A reporter for the Bitterroot Star made a point of order stating that the agenda item for the meeting was deficient if the commission was considering taking any action on the matter. He claimed that the public notice of the meeting was insufficient in both content and timing since it stated neither the topics to be discussed nor any action being contemplated.
Commissioner Kanenwisher said, “You can’t be noticed before you are actually noticed, I don’t know how to fix that.” He made a motion to suspend Ohnstad with pay pending an investigation and to execute the due process letter to Ohnstad. As far as the notice to Ohnstad while he was on vacation, Kanenwisher said, “The county has business regardless of whether someone has vacations. So we proceed, we research and we take some action.” He said, “We noticed a meeting, the employee asked us to wait and we did that.” He said when the employee returned, “We had to determine when we could meet given the schedule we had, so we gave 48 hours notice and in my mind we have done everything we can do.”
Commission Chairman J.R. Iman asked the county attorney if the process being followed was correct and County Attorney Bill Fulbright, who was in attendance, said, “The short answer is yes.” He said the first step in the process was to decide if an investigation is warranted.
Ohnstad’s attorney, George Corn, said that the question of due process for this meeting needed to be addressed. He said that Ohnstad should have been given the documents presented at this meeting beforehand so that he could prepare a response. He called it a “one sided deal with no due process.” Ohnstad added that the county obviously had all this information back on November 1 when they first tried to schedule a meeting.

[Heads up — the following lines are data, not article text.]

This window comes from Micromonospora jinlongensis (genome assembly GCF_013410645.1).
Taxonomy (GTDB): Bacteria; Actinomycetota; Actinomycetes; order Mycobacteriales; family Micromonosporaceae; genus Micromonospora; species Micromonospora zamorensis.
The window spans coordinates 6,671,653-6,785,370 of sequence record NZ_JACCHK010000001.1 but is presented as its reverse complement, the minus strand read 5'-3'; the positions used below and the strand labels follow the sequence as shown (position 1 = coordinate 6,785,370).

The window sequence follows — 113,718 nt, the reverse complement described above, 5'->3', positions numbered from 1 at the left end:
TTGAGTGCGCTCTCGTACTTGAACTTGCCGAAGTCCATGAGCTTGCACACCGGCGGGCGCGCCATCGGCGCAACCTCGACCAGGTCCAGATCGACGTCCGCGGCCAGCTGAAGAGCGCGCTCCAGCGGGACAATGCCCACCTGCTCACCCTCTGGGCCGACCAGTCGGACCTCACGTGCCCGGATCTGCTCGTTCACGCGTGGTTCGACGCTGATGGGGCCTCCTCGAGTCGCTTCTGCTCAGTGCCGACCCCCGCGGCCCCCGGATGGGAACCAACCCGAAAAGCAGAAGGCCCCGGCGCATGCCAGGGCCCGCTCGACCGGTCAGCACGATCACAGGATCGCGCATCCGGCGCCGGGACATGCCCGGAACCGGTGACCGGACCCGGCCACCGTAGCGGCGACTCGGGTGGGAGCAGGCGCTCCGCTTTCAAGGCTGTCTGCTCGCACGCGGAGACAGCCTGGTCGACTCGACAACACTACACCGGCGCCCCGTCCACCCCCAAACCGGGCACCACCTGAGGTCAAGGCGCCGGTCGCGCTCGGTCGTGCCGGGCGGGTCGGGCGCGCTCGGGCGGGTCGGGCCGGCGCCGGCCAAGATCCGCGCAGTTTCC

Commissioner Kanenwisher stated that the employee could not even be named or anything discussed until he showed up and either asserted or waived his right to privacy.
Corn responded, saying that if his client had received the material in advance he could have prepared a response and possibly convinced the commissioners that an investigation was not necessary.
Deputy County Attorney Recht responded, saying that Ohnstad would have a chance to reply to the allegations at the planned hearing.
Corn then argued against suspending Ohnstad pending the investigation. He said that Ohnstad was a valuable employee with seven years of good service in which he was able to bring in multiple grants for road work all over the county and even received some awards for his service. He said that suspending Ohnstad would be to treat him unfairly. He said there were no allegations of violence in the workplace, or of insubordination, or of any unlawful activity.
“These are the kinds of things that call for suspension,” said Corn. “There is no reason to suspend him based on the record.”
Commissioner Iman said that he had serious concerns about not having a road supervisor for any extended period of time and wondered if the suspension would be in the county’s best interest.
Commissioner Greg Chilcott agreed and it was ultimately decided not to suspend Ohnstad during the investigation.
In the public comment portion of the meeting, Lee Tickell of rcwatchdog.org, an online news source, stated that in his opinion the notice for this meeting was insufficient, that the public had been “cut out” of the process and been deprived of access to the documents.
Commissioner Kanenwisher said that he had placed the item on the agenda early Friday morning.
“We’ve got a workweek. We’ve got schedules. We’ve got people who work here,” he said. He stated that more than 48 hours notice was given. Recht agreed, stating that more than 48 hours notice was given and that the law does not offer specific requirements for public notice. He also stated that an employee’s name should not even be mentioned before he can appear and claim or waive his right to privacy.